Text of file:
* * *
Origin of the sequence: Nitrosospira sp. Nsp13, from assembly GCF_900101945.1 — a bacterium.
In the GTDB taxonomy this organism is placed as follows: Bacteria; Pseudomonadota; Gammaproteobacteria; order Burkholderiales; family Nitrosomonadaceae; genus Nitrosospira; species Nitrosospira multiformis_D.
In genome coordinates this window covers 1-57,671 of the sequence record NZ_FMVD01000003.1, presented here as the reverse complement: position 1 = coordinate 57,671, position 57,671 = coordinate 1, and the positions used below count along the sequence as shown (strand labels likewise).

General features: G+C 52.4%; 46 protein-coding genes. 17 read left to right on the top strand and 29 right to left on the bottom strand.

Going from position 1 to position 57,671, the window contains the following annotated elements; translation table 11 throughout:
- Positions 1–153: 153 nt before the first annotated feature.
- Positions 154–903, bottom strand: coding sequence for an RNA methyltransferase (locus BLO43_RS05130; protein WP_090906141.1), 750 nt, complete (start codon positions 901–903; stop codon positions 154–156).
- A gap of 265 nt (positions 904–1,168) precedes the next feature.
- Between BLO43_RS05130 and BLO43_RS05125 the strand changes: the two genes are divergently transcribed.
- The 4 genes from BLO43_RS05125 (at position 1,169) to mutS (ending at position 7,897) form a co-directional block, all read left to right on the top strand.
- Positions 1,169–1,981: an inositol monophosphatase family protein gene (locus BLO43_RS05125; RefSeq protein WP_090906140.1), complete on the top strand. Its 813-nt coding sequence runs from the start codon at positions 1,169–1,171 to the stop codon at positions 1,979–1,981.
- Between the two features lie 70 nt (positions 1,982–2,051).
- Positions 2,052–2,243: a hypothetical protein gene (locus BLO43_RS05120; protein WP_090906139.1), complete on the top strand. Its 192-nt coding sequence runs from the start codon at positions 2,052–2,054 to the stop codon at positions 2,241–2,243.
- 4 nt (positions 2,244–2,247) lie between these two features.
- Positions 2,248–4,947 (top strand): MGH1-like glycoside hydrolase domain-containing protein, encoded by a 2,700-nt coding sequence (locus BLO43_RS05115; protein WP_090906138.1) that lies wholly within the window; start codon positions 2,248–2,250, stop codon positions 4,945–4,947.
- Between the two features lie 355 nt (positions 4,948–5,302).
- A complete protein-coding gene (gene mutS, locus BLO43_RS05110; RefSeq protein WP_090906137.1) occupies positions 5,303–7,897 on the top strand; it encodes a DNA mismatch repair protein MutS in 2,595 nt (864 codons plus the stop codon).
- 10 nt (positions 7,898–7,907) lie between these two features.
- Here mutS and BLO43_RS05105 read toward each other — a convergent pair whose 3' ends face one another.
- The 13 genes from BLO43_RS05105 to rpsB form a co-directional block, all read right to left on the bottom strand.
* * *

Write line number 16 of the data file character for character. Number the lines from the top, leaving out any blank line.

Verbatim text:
- Between the two features lie 355 nt (positions 4,948–5,302).